Congress approved more than $5.2 trillion in relief and stimulus funding since the start of the coronavirus pandemic. States were given spending authority over a great deal of that money. The three guests on this podcast, all NCSL experts, discuss the size and complexity of the different pieces of legislation, the push to give states flexibility in how they spend the money and why most of the federal education funding was given directly to school districts. They also got into the nuts and bolts of how different states are using different approaches to dealing with the money. The guests on the podcast include: Erlinda Doherty, director of the budget and revenue committee at NCSL’s Washington, D.C., office. Austin Reid, senior legislative director for education policy at NCSL in the D.C. office. Emily Maher, a senior policy specialist in NCSL’s Fiscal Affairs Program in Denver.
Hello and welcome to “Our American States,” a podcast from the National Conference of State Legislatures. This podcast is all about legislatures: the people in them, the policies, process and politics that shape them. I’m your host, Ed Smith.
“We’ve been hearing about this tremendous amount of funds since the pandemic started. But really, truly, how much has the federal government actually given to states and to citizens to help fight the virus? Well, a hugely unprecedented amount equalling about 5 trillion dollars over 10 years, if you can imagine.”
Ed: That was Erlinda Doherty, director of the Budget and Revenue Committee at NCSL’s Washington, D.C. office. She’s one of my guests on the podcast. She’s joined by Austin Reid, senior legislative director for education policy at NCSL, and Emily Maher, a senior policy specialist in NCSL’s fiscal affairs program.
Our focus on this podcast is the more than 5 trillion in coronavirus relief and stimulus funds that were approved by Congress, and how states have used the money. They discuss the size and complexity of the different pieces of legislation, the push to give states flexibility in how they spend the money, and why most of the federal education funding was given directly to school districts. Here’s our discussion.
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Ed: Erlinda, Emily, Austin, welcome to the podcast. Let me ask each of you to give our listeners a brief notion of the role you play at NCSL, particularly in tracking this federal spending. Emily, why don’t we start with you.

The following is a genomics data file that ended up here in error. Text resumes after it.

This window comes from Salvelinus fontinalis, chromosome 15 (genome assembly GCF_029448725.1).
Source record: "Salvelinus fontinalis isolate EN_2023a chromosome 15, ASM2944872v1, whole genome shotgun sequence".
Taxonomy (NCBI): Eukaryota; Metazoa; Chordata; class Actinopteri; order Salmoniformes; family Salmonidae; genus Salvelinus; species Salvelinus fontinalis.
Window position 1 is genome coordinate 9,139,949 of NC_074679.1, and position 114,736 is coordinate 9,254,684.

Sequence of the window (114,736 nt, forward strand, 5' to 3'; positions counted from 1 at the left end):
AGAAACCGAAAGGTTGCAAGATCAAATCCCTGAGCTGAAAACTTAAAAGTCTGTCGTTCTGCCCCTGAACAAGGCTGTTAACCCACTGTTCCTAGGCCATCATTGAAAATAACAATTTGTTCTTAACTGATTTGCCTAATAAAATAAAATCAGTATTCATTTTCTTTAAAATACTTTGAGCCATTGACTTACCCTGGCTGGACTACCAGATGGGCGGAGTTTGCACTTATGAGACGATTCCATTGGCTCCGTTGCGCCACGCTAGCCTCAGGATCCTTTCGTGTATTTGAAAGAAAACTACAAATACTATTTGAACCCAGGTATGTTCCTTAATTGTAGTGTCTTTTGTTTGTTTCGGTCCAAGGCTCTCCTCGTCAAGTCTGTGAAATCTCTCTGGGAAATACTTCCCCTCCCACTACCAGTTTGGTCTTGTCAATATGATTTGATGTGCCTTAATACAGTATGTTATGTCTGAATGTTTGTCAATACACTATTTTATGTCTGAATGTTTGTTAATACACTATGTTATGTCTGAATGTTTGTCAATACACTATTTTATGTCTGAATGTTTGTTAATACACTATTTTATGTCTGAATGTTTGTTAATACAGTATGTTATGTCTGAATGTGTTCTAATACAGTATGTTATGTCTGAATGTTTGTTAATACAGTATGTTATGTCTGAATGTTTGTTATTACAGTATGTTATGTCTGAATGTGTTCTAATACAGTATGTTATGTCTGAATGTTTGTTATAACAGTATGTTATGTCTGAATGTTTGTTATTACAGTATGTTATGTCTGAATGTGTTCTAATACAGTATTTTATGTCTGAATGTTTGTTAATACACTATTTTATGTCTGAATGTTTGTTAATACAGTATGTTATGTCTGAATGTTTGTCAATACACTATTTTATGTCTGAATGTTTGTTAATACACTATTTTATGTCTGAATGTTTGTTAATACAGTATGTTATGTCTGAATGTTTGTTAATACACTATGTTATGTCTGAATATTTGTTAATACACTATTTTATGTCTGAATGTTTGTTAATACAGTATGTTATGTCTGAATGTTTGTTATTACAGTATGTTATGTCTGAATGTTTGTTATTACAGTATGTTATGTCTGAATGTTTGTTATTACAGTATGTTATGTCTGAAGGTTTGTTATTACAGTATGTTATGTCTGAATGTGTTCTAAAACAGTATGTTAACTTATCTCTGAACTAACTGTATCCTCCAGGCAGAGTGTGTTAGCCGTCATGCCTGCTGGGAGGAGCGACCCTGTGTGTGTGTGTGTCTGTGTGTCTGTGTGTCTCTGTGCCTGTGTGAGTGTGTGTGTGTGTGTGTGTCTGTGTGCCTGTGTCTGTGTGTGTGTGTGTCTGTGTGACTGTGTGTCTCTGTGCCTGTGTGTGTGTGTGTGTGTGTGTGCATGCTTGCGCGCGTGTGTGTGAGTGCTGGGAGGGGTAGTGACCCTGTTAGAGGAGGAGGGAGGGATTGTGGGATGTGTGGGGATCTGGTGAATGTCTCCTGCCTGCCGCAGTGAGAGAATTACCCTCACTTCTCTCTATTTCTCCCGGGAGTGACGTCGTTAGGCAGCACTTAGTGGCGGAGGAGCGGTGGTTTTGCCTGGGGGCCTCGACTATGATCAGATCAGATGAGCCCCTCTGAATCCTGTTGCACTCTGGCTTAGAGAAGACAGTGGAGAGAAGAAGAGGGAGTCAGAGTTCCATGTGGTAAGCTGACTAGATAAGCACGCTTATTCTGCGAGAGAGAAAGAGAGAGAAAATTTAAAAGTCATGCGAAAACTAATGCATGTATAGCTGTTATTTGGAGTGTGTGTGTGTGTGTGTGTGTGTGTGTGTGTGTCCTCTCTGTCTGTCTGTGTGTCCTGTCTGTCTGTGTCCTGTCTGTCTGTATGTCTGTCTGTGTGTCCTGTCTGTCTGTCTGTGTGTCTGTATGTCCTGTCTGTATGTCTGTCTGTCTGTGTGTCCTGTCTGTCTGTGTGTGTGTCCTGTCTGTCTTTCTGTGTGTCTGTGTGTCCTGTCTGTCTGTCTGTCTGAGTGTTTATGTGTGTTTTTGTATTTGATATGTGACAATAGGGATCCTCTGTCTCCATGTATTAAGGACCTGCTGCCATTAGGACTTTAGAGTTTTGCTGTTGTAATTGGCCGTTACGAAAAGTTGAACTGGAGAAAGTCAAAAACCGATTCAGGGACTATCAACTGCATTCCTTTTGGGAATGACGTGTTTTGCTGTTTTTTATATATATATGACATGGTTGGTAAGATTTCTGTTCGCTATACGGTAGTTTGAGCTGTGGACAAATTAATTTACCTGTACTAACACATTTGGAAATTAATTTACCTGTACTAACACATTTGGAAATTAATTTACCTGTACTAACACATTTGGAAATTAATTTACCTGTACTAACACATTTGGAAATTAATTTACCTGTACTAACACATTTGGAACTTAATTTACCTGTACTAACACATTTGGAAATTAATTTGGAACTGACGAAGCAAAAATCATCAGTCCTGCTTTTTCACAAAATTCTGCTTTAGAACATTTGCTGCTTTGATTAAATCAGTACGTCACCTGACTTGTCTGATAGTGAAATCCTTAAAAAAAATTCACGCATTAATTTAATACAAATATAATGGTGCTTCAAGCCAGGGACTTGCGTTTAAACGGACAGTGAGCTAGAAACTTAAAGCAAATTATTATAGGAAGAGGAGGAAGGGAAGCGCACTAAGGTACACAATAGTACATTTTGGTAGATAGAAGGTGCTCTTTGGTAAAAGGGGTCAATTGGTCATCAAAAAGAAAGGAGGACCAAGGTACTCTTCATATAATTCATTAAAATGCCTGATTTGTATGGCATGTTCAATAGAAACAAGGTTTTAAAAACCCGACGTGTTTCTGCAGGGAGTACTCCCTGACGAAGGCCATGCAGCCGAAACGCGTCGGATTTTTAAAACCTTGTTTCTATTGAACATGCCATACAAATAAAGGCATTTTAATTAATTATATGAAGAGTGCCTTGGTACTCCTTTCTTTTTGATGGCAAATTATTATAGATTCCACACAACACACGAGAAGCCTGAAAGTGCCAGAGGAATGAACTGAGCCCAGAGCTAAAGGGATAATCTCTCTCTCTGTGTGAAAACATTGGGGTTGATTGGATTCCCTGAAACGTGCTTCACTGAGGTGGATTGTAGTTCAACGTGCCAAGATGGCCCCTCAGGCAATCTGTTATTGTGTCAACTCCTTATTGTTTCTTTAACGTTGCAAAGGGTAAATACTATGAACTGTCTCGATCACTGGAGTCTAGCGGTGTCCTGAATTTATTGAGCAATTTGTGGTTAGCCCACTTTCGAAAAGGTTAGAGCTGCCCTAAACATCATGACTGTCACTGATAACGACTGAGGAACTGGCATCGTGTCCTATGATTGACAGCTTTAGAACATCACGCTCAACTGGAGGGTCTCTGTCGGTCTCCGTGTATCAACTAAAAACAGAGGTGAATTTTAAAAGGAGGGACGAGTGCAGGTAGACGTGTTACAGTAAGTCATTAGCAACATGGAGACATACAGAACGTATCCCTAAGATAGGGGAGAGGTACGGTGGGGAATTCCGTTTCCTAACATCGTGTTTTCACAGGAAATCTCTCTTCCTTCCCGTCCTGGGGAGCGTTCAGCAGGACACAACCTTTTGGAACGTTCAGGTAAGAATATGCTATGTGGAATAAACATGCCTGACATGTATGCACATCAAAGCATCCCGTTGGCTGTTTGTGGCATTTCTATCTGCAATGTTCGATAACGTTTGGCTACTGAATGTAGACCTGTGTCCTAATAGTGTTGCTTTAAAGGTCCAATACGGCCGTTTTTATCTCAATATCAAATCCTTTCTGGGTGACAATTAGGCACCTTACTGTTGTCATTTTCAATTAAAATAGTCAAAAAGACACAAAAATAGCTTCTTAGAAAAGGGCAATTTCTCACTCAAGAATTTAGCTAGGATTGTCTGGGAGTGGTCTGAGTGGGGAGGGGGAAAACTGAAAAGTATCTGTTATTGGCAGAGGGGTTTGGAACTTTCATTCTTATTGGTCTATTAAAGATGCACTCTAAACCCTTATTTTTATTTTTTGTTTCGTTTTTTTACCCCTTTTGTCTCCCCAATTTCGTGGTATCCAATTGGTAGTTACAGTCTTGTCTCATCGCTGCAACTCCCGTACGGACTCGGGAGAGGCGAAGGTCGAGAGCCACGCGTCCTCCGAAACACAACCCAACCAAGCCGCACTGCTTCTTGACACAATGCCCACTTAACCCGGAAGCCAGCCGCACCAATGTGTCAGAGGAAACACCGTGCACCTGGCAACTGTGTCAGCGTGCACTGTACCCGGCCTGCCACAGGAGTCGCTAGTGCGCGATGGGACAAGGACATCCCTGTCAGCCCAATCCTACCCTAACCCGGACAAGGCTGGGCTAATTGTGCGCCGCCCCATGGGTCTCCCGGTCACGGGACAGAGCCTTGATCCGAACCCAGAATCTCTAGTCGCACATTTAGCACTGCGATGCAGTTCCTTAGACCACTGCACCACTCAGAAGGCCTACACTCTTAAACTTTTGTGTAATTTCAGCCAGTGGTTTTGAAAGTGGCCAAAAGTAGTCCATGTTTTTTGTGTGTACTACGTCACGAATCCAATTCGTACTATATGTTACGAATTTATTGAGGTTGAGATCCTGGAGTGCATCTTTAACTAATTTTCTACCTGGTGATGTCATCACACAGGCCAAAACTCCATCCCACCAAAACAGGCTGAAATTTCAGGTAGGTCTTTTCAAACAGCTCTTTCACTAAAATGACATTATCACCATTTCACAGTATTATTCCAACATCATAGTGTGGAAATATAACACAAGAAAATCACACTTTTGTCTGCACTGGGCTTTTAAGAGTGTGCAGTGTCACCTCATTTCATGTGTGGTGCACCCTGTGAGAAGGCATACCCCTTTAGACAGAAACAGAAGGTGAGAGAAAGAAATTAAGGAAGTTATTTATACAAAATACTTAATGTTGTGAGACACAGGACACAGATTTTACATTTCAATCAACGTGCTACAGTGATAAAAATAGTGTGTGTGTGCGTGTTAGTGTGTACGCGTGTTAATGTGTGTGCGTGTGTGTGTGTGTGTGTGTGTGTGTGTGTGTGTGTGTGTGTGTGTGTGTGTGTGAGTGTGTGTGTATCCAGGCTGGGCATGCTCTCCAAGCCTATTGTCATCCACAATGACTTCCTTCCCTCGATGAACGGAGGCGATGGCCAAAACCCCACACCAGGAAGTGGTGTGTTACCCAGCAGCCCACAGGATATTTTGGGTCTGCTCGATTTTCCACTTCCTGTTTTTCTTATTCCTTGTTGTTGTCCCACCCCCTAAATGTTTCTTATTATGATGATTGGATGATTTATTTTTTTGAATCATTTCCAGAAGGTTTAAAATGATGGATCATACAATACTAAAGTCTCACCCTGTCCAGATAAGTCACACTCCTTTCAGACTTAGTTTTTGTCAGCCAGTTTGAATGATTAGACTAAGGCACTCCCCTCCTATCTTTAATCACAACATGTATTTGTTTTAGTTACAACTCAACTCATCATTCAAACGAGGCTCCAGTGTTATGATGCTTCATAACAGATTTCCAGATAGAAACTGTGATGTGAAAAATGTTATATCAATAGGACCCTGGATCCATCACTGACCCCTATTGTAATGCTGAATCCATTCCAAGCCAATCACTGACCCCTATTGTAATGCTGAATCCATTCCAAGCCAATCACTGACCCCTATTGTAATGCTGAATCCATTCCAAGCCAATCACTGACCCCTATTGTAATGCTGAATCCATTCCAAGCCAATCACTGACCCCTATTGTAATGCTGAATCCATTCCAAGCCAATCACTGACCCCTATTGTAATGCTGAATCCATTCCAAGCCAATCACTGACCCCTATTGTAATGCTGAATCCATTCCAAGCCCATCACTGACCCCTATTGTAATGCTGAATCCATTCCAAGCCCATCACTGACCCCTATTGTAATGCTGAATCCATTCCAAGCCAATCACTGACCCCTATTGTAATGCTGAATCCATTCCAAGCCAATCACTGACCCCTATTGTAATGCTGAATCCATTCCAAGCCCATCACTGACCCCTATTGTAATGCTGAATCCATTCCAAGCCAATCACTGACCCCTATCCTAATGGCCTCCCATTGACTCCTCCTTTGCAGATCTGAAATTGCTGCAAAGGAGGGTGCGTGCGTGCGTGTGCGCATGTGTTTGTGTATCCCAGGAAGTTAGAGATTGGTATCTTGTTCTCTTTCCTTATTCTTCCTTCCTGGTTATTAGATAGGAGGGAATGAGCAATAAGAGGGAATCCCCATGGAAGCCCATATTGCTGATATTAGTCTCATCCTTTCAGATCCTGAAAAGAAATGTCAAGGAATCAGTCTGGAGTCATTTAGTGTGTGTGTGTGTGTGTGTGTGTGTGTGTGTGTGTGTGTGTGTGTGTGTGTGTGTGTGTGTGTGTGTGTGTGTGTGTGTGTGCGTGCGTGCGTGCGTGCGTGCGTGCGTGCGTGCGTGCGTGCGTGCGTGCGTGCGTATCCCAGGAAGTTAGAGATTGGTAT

Emily: My role at NCSL and with these federal stimulus funds is tracking how states are spending the funds, the trends in those allocations under the CARES Act and the American Rescue Plan Act, those two separate pods of flexible funds for states and local governments.
We’re trying to understand not only the trends and the ways that states are spending those funds, but also the authority over those funds and the eligible and ineligible uses of those funds, and really communicating that information to our members so they can make the best decisions moving forward.
Ed: Great. Erlinda, can you break down your role for us a little bit?
Erlinda:Thanks again so much for having us, Ed, and for having me here. I’m the senior legislative director for the Budgets and Revenue Committee at NCSL in our Washington, D.C. office. Our job is to essentially be the voice for the states before the Hill. And so, as Emily mentioned, she has been tracking the boots-on-the-ground implementation and execution of the funds.
Our role in D.C. is to essentially help advocate for the funds. Our office, along with my colleague, Austin, who is here, were integral in securing and advocating for flexible funds for states to help fight the economic and health effects of the virus.
Ed: Austin, you get the last world this round. Tell us about your role.
Austin: Hi. I’m Austin Reid. I cover federal education policy for NCSL, and I lead our state and federal relations work in education. Our federal education policy team has been tracking how states are spending education relief aid.
Ed: I’m going to admit I know that Congress passed a tremendous amount of funding around stimulus packages during the pandemic, but I don’t know exactly how much that was and how many programs there were. I imagine there are a few listeners who might be in the same position as I am.
So, why don’t we start out with that and break it down for me and for the listeners. Erlinda, why don’t we start with you.
Erlinda:Yes, thank you, Ed. You are absolutely right and, of course, we’ve been hearing about this tremendous amount of funds since the pandemic started. But really and truly, how much has the federal government actually given to states and to citizens to help fight the virus?
Well, a hugely unprecedented amount equalling about 5 trillion dollars over 10 years, if you can imagine. Just an enormous amount of money that’s almost impossible in some ways to fathom.
This was done in five pieces, if you will, five chunks, five tranches, however you want to describe it. Starting at the very beginning of the pandemic with our health international aid, that was about 8 billion dollars. And then, of course, the first major group of funds, or first package of funds that was passed, called The Families First Coronavirus Response Act, to the tune of 192 billion dollars.
Then the CARES Act, of course, which is the second largest of the six packages that were passed, which a lot of the programs we’re going to be talking about became or had their genesis from, which was about 1.7 trillion dollars. Then we had the Paycheck Protection Program, which infused another 483 billion. And the year-end spending coronavirus relief package, which was basically an omnibus package at the end of last year for 868 billion dollars.